Risk of death from scombroid poisoning astonishingly smallFebruary 8th, 2014
QLD media release WED, FEBRUARY 5, 2014
A form of fish poisoning resembling an allergic reaction that occurs within a few hours of eating histamine-contaminated fish – was reportedly responsible for the recent deaths of an Aussie mum and daughter.
However according to Dr Deborah Mills (aka “Dr Deb”), Medical Director, Dr Deb The Travel Doctor, Brisbane, “The risk of dying from scombroid poisoning is astonishingly small – in fact, you’re more likely to be hit by lighting.”
Although many Australians are unaware of ‘scombroid poisoning’, it is actually a fairly common form of fish poisoning that is often under diagnosed.
“In countries where the ambient temperatures are higher and food preparation is less controlled, you would expect to see scombroid poisoning more frequently,” said Dr Deb.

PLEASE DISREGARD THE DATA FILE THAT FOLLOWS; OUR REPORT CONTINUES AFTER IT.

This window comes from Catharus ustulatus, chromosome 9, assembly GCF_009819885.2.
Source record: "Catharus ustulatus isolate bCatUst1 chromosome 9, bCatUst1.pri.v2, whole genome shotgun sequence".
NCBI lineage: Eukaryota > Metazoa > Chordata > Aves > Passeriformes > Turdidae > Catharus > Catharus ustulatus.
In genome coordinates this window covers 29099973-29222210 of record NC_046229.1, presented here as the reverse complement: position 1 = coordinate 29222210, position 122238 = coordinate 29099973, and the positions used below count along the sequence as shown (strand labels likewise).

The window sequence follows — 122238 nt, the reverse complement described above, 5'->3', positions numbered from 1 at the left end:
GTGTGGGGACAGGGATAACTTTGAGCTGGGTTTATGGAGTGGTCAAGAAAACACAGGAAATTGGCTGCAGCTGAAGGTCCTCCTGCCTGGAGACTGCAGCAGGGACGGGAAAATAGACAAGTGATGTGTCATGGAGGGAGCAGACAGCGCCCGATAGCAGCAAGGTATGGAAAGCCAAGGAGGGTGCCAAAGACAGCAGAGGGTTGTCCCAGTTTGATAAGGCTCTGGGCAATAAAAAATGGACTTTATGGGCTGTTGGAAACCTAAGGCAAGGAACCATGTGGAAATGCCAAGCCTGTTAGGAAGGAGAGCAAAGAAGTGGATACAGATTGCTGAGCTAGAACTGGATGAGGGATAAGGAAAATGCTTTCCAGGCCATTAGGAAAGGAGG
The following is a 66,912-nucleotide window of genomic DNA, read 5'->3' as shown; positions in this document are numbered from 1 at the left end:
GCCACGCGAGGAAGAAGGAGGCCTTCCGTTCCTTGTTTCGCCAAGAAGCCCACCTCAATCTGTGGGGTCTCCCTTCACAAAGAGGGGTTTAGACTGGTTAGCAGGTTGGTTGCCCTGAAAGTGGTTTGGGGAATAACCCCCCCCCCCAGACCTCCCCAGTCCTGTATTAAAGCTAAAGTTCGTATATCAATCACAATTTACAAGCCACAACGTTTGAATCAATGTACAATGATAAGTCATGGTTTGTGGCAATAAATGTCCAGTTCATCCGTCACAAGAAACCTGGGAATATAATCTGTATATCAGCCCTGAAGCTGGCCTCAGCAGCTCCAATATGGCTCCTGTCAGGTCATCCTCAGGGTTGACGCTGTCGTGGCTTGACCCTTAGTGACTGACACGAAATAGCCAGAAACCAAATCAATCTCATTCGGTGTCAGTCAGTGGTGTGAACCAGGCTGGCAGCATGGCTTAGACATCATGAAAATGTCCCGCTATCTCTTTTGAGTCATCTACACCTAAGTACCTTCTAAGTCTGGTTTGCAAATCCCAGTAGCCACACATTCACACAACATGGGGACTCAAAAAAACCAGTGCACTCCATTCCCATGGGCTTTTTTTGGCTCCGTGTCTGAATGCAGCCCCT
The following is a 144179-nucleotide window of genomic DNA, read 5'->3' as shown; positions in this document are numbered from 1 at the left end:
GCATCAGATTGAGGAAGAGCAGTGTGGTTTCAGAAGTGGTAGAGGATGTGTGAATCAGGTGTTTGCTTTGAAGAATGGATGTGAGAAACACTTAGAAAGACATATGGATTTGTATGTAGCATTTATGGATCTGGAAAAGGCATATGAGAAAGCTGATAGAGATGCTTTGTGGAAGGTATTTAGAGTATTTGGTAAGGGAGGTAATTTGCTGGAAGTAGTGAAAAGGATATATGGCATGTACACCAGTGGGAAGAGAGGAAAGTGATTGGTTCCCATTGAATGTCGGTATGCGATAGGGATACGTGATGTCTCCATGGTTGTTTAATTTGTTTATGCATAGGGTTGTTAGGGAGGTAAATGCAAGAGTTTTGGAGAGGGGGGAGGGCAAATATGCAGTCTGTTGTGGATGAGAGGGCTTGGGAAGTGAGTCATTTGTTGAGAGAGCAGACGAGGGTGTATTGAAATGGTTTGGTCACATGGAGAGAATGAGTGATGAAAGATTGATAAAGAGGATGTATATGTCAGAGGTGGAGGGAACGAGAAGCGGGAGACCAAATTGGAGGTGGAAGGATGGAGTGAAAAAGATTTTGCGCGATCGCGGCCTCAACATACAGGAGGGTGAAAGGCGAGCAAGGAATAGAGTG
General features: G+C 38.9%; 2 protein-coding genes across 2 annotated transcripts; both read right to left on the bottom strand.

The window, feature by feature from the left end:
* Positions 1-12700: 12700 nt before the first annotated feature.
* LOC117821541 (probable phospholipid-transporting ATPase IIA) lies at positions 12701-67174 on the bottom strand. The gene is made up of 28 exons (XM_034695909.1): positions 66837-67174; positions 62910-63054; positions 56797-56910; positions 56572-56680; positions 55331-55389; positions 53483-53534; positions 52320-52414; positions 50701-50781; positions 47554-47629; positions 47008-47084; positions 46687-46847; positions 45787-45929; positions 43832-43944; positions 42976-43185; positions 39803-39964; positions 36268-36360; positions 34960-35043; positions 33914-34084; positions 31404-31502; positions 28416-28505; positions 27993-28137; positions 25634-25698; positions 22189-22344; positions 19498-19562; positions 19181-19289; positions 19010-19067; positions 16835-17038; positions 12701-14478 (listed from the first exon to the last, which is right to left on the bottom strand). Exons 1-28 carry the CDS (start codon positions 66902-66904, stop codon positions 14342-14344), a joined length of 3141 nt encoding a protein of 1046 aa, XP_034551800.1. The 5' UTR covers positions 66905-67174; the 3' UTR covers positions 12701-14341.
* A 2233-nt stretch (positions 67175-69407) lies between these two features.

“Certain fish like tailor, tuna, mackerel and anchovies have levels of the amino-acid, histidine in their bodies. This histidine turns into histamine if they are left in the sun, or not placed on ice immediately after being caught.
“When an affected fish is cooked, the levels of histamine do not disappear, and the diner will ingest the toxins,” Dr Deb said.
One of the major issues with scombroid poisoning is a lack of testing for histamine.
“The body creates natural histamine, so there are no tests for it,” Dr Deb said.
Dr Deb explains it’s not always easy to know if you are eating a toxic fish, although sometimes there are signs.
“Sometimes fish affected by scombroid poisoning have a peppery or bubbly taste,” said Dr Deb.
Symptoms of scombroid poisoning generally occur within 30 minutes of toxic fish ingestion, and usually last around four hours.
Dr Deb urges Queenslanders to be aware of the risks associated with travelling overseas.
“There are lots of serious medical pitfalls, like scombroid poisoning, with which travellers are unfamiliar.
That’s why it is so important that travellers seek good, professional travel health advice from a specialist travel doctor before heading overseas.”
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